top of page


Why You Should Be Watching Videos in 480p

by Aybüke CANER

It seems that ever since the covid pandemic, video streaming platforms such as Netflix and Hulu have entered their glory age. With the shutdown of cinemas and cancellation of most cultural events, most of us shifted our focus to video-streaming platforms. But have we ever stopped for once and thought about the impact binge-watching might have on our planet?


To be honest, I haven’t. That was until I saw my Youtube app update itself and came with a new addition which suddenly didn’t allow me to set a specific resolution as quickly as it used to. This inconvenience lit a spark in me to research why a big company might decide on updating their app in the worst way, so I went up to my old friend Google to find out why.


I was shocked to find out that the reasoning behind this strategy was to encourage people to watch in lower resolution because of the massive carbon emissions that video streaming caused on a bigger scale. Save On Energy did some calculating to find estimates of the amount of CO2 emitted into the atmosphere just by watching some Netflix originals. Season 3 of Stranger Things had 64 million views, which alone resulted in the emission of 189 million kilograms of CO2. To visualize how large an emission this is, we can say that it is almost equivalent to driving 675 million kilometers with a car. Squid Game had 142 million viewers! It’s up to you if you’d like to do the math for the emissions caused by it.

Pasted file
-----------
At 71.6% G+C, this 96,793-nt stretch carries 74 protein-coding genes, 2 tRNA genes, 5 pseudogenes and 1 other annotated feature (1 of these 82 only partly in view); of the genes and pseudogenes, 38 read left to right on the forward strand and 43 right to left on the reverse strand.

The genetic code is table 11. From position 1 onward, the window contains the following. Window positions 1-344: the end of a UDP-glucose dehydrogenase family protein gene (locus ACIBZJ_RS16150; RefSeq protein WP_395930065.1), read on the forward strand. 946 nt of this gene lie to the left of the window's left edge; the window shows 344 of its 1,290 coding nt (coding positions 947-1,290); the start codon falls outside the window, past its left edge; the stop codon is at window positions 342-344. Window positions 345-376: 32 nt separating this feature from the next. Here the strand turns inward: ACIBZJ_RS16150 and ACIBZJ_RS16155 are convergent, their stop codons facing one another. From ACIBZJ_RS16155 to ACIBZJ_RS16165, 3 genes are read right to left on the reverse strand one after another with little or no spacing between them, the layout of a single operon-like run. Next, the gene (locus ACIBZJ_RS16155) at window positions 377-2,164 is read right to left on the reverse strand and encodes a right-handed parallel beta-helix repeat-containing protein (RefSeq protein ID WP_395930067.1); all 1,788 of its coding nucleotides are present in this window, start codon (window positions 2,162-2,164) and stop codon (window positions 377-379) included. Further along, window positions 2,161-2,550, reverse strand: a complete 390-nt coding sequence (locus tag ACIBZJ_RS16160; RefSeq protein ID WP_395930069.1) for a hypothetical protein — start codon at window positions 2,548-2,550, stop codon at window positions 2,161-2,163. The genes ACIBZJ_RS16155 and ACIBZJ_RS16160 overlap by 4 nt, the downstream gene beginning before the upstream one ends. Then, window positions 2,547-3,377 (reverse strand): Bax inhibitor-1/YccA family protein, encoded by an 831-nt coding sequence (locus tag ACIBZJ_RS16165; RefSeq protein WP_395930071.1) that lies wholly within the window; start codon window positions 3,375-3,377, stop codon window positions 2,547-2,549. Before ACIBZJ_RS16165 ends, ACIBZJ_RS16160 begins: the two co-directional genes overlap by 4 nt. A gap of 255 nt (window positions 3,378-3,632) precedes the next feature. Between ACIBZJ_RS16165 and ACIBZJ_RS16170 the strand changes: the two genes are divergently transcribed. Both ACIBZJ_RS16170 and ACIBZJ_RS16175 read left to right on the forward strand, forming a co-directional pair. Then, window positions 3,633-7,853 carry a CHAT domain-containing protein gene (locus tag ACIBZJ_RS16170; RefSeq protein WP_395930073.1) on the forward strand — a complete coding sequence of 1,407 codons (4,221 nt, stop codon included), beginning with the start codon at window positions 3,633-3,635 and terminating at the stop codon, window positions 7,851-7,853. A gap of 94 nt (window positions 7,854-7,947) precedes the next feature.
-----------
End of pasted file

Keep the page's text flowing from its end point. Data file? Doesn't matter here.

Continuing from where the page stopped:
At first, I found it too hard to believe that me, sitting at home in my pajamas, binge-watching a TV show, had this much impact on our planet, which is why we should also look at what happens in the background when we stream videos. To put it simply, every piece of data we have on the internet is stored on mega computers somewhere around the world, called servers. These massive computers need to be cooled down, especially in the hot air of summer. Most of the time, the energy to run these computers and the cooling systems come from fossil fuels, which emit considerable amounts of CO2 to the atmosphere.


Now that we know how this works, let’s move on to what we can do to help lessen this effect. According to the researchers at the Royal Society in the UK, HD videos emit eight times more CO2 into the atmosphere than SD videos do. We can set our phones and computers to stream in lower resolution, and this alone would make a huge difference. My other advice can be to download or get physical copies (such as DVD or BluRay) of movies or music that we love to stream instead of streaming it online every single time! Buying copies would also help support the creators of our favorite pieces of media more directly instead of supporting big monopolies like Netflix. We should also keep demanding environmentally friendly solutions (such as solar energy) from these huge corporations to let them know we know what goes on behind the scenes.


I know that you may think that a person’s impact can only change so little; this is why I am here to encourage you how I made all my video settings to low quality as default and downloaded 2 GBs of music on my phone to avoid streaming them online every day. I choose to believe that everything we do for our environment and future counts, and I’d like to encourage you all to share this article with the people you care about and invite them to implement these small changes in their lives as well so we can reduce our overall carbon footprint together.


Save on Energy. (n.d.). Does online video streaming harm the environment? | Retrieved November 20, 2021, from


Rushe, D. (2021, October 19). 142m households watched Squid Game, Netflix says as it adds 4.4m subscribers. The Guardian.,142m%20households%20watched%20Squid%20Game%2C%20Netflix%20says,it%20adds%204.4m%20subscribers&text=A%20%E2%80%9Cmind-boggling%E2%80%9D%20142m,streaming%20company%20said%20on%20Tuesday.


Mavrokefalidis, D. (2020, December 3). HD video streaming on phone “creates eight times more emissions than SD.” Energy Live News. Retrieved November 20, 2021, from

Nilay Şebnem YAREN(5).png
bottom of page